UN envoy reveals 7.1m Boko Haram survivors eat one meal a day

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Tuesday, 24 January 2017

UN envoy reveals 7.1m Boko Haram survivors eat one meal a day

No fewer than 11 million survivors of the destructive Boko Haram insurgents are in desperate need of humanitarian aids.

Mr Toby Lanzer, the Humanitarian Coordinator for the Sahel, said this while Spotlighting the desperate plight of millions in Africa’s Lake Chad basin.

The top United Nations humanitarian official for the Sahel region also called for international solidarity with the people in urgent need.

Lanzer told UN Correspondents at the UN Headquarters in New York that the Boko Haram crisis did monumental destruction to the Lake Chad basin countries, which include Cameroon, Chad, Niger and Nigeria.

The UN emergency official regretted that the condition of the victims of the insurgents was dire adding, “I wish I had good news, but I don’t”.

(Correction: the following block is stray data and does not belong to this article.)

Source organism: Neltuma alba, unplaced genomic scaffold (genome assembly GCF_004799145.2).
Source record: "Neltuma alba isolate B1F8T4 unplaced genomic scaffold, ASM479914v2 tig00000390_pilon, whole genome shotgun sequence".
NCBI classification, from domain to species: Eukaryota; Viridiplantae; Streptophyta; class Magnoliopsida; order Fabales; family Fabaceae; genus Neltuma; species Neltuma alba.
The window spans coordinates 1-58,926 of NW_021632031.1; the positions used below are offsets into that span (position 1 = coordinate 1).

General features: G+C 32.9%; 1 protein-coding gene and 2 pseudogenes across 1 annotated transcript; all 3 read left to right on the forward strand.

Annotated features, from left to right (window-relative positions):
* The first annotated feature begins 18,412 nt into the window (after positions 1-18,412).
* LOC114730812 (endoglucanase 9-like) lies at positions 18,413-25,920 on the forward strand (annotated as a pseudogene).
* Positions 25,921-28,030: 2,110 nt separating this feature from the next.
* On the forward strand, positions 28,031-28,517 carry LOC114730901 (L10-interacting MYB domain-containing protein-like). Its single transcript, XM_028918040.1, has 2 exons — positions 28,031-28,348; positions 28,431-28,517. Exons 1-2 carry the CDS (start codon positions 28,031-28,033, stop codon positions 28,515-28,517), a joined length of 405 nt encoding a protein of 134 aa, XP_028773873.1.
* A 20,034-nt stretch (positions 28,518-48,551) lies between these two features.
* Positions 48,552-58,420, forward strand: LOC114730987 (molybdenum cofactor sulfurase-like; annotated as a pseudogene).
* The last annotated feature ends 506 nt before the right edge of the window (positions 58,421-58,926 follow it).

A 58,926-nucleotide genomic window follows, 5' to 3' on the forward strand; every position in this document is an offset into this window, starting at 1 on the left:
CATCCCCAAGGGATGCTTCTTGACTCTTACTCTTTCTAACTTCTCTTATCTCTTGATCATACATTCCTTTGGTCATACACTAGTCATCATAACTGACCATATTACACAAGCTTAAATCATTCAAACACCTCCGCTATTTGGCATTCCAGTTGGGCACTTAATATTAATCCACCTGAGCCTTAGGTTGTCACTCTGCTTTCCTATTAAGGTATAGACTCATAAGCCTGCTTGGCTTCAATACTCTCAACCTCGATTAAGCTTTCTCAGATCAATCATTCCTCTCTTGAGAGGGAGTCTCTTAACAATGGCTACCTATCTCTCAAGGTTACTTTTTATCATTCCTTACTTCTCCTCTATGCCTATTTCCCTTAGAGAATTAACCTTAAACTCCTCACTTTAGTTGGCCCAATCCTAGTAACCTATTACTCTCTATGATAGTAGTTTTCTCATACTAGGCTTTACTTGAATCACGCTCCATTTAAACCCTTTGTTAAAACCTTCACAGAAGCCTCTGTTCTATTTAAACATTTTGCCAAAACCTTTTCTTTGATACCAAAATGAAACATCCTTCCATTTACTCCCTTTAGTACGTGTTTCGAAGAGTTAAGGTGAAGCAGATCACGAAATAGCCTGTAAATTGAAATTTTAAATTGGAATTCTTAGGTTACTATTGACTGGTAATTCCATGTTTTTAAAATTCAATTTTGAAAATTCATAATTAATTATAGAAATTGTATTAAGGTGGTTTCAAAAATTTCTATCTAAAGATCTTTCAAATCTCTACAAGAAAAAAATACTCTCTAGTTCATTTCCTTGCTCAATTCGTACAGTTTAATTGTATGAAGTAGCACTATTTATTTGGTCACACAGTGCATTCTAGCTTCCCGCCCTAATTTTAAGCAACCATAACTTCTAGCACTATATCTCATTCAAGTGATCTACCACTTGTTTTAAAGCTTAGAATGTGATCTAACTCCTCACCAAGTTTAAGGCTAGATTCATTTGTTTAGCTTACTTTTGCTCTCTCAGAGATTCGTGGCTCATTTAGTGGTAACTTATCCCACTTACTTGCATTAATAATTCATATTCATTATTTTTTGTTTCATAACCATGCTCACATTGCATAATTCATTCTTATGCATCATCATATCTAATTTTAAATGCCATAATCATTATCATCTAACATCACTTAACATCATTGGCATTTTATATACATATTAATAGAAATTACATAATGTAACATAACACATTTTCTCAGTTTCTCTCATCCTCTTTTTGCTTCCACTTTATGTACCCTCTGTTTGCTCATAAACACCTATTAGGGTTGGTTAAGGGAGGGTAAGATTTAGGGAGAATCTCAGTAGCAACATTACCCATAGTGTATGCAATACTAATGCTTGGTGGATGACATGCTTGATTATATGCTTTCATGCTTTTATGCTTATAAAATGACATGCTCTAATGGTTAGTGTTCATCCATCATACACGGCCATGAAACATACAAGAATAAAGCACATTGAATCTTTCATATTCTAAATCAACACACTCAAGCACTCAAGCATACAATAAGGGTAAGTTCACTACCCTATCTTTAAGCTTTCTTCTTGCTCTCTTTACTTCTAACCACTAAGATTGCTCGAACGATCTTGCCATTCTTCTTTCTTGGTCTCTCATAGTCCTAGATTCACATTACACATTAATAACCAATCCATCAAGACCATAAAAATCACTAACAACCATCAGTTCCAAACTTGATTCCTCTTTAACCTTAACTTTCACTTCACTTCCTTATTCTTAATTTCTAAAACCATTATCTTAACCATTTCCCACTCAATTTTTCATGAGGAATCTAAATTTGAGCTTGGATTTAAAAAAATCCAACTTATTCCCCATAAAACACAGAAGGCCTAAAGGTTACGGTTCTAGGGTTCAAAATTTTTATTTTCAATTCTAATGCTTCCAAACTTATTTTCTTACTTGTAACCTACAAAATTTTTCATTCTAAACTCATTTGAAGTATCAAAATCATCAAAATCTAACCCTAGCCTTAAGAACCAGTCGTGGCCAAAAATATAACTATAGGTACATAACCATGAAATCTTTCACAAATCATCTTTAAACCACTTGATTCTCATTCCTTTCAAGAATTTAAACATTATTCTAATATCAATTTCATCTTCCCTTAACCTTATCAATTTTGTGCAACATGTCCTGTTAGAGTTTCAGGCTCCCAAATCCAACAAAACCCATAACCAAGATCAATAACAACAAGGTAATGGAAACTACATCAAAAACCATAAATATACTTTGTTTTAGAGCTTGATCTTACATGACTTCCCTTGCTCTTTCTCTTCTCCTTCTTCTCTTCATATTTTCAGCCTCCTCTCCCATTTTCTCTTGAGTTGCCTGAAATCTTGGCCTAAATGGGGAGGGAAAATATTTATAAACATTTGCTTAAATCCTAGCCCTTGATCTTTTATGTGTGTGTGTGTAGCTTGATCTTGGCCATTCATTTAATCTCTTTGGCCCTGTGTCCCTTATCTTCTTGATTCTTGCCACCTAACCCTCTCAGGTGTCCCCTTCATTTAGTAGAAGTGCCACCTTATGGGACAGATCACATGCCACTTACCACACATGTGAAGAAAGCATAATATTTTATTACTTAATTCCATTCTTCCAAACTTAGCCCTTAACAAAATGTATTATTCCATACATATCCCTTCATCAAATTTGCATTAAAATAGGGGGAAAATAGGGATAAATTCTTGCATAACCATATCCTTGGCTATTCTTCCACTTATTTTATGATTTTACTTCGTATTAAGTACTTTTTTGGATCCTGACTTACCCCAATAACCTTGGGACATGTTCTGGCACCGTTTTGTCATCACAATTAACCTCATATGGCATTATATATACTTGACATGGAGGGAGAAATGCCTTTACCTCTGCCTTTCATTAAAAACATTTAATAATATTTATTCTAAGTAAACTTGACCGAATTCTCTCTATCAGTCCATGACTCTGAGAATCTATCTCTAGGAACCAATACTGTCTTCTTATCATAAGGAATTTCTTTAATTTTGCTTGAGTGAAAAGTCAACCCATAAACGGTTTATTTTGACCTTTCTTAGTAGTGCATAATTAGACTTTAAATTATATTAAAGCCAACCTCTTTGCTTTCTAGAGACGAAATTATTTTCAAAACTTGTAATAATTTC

“About 11 million people are in desperate need of humanitarian aid, 7.1 million of them are severely food insecure.
“To say “food insecure”, according to World Food Programme, is that they are living on the edge, surviving on, if they can, one meal a day,” he said.
Lanzer added that among the situation of children is particularly worrying.
“Some 515,000 children are severely and acutely malnourished and their lives are at risk if aid does not reach them urgently.
“No government on earth can do what it takes to confront these numbers of severe food insecurity.
“This is a clear case where international solidarity with the governments of the region is needed,” he stressed.
According to him, the Sahel region already has about 2.5 million internally displaced persons (IDP).

Lanzer said improving security situation in the Lake Chad Basin region had revealed the depth of the humanitarian suffering of survivors of the destructive insurgent group.
“The scale of humanitarian suffering in the region has become increasingly evident with improving security situation as a result of the military campaign against Boko Haram.
“This has allowed humanitarian actors to reach many places which were impossible to get to earlier due to insecurity.

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